Learners who leave an education or training programme (formal or non-formal) that is legally required without completing it.
Early leaving
ESL is understood as the term for when young people have attained (at best) lower secondary education. However, they are no longer in formal or non-formal education that is legally required, nor do they receive training of any kind.
Educational stakeholders
In education, the term stakeholder typically refers to anyone who is invested in the welfare and success of a school and its students, including administrators, teachers, staff members, students, parents, families, guardians, specialized technicians, community members, local business leaders, and elected officials such as school board members, city councillors, and state representatives.
NEET (Not in Education, Employment, or Training)
A young person who is no longer in the education system and who is not working or being trained for work.
Protective factor
Internal or external conditions or variables or support at the social, institutional, educational, cultural, biological, psychological, family or community level that is associated with a lower likelihood of problem outcomes or that reduces the negative impact of a risk factor on problem outcomes and create opportunities for success in a given context or situation.
Risk factors
Something that increases risk or susceptibility to a negative outcome. The construct is related to a deprivation of opportunities and disadvantageous situations that can lead to students’ exclusion from their socio-educational environments.
School failure
A process where a student slips increasingly behind his/her peers and gradually disconnects from the educational system. It is also related to a situation that manifests failure by the student or the school itself in achieving the previously defined objectives.
Social and educational support organizations
Because the barrier between formal and nonformal is so diffuse and difficult to define, we propose the term Social and Educational support organizations. This refers to institutions beyond schools that provide educational support, educational guidance, and other guidance and resources in order to achieve educational success.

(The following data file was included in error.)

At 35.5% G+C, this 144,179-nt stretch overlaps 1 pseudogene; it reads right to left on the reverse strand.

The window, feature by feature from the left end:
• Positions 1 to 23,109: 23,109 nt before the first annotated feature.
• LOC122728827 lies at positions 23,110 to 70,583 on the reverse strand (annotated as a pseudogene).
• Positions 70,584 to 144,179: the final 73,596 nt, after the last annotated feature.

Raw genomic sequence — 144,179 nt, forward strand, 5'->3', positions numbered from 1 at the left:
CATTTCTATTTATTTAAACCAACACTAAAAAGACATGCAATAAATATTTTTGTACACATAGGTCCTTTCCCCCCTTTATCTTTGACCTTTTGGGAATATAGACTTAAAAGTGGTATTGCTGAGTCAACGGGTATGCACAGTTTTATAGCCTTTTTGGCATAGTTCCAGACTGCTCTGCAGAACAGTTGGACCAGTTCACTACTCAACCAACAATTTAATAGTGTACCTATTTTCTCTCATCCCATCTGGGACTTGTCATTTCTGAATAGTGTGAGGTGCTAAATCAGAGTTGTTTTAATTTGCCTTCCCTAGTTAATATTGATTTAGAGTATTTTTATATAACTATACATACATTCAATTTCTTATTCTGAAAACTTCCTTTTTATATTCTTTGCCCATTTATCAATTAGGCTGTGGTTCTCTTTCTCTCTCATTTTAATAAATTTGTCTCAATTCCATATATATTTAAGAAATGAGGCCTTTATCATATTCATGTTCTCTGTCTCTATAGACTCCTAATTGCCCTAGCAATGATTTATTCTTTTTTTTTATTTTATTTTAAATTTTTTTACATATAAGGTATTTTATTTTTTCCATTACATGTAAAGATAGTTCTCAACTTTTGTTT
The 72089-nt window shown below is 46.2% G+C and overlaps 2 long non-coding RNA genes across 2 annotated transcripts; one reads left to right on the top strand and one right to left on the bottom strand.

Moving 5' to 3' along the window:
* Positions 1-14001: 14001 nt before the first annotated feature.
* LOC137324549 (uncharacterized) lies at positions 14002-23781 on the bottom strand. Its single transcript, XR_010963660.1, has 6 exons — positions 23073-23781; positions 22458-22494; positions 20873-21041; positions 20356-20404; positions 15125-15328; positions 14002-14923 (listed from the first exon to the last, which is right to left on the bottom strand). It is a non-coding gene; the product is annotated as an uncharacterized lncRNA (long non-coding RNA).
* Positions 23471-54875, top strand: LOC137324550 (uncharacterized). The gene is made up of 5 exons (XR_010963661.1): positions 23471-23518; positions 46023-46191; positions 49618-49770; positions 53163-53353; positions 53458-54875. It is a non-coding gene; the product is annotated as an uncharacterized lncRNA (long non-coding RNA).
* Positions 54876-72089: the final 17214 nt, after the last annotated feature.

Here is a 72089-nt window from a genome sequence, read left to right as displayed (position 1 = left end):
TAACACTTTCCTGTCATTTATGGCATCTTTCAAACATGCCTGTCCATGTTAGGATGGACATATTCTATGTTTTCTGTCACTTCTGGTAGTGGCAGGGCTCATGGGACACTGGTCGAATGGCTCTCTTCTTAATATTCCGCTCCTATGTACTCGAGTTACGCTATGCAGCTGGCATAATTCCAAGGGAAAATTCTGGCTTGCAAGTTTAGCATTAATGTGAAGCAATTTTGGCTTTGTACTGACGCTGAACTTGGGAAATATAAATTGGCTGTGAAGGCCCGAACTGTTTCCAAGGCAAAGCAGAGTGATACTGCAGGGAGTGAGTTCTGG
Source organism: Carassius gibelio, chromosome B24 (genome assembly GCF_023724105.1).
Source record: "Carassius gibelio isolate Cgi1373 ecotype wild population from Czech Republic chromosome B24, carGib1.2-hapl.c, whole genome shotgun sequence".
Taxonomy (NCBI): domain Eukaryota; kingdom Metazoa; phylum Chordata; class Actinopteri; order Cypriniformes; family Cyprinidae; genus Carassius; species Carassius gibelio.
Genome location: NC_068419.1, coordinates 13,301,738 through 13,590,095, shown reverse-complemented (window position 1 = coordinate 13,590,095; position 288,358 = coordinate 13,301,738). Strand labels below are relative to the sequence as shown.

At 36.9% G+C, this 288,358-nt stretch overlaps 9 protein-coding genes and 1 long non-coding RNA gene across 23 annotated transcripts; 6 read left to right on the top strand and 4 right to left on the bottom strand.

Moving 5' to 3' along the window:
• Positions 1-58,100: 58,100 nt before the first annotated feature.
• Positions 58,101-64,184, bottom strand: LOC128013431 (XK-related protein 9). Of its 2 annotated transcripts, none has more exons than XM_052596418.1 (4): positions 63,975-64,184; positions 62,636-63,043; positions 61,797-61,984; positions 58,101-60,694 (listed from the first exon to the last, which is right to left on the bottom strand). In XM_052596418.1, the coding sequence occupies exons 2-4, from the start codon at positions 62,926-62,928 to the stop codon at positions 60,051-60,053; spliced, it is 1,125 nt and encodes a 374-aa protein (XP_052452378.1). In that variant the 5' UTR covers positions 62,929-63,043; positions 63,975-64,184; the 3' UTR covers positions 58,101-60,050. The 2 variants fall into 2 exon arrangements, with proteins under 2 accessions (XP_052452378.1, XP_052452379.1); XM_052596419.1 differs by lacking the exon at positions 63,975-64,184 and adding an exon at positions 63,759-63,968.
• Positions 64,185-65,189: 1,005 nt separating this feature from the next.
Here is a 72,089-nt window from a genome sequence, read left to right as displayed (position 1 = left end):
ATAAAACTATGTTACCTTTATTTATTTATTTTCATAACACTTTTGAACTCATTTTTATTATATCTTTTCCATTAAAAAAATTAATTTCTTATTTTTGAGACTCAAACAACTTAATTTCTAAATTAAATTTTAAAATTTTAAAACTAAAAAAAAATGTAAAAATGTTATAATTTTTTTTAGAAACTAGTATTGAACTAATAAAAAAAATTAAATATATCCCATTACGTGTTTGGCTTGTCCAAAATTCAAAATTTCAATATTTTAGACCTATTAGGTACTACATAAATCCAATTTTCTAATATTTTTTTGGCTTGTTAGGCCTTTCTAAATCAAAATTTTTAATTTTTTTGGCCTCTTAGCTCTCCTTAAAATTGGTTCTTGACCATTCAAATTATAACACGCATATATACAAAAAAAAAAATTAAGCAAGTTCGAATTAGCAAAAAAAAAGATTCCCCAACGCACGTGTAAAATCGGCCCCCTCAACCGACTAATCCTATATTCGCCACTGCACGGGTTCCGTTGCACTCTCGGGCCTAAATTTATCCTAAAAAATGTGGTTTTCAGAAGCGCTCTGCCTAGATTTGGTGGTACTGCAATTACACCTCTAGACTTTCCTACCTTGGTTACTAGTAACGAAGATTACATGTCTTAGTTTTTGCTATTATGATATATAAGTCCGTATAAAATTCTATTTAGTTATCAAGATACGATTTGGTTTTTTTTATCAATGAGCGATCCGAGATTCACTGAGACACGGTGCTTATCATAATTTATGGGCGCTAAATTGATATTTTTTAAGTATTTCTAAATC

Action terms

Orientation (Guidance vision)
Strategic and sustainable processes of supporting students’ educational, social, emotional, personal and vocational development in order to prevent early leaving and promote success.
Orientation support mechanisms
A set of activities, measures and practices that form part of the student’s guidance processes, such as tutorial support, mentoring, etc.
Second chance measures
Actions that provide students with a pathway to return to education and potentially acquire a qualification. Second chance measures can take different forms. Some provide another chance to acquire a formal qualification. Other second chance measures do not lead directly to a formal qualification; these aim to support young people in the process towards returning to formal learning or moving into employment.
Second Chance Training Programs
A specific form of second chance measures. These include Basic VET programmes targeted to early leavers in order to aid their re-integration into the educational system.
Tutorial Action
A specific orientation support mechanism in order to guide the student’s educational, social, emotional, personal and vocational development. The tutorial action requires the engagement of a tutor.
Vocational Education and Training (VET)
Training programs aimed at technical training and the teaching of skills required for a professional activity.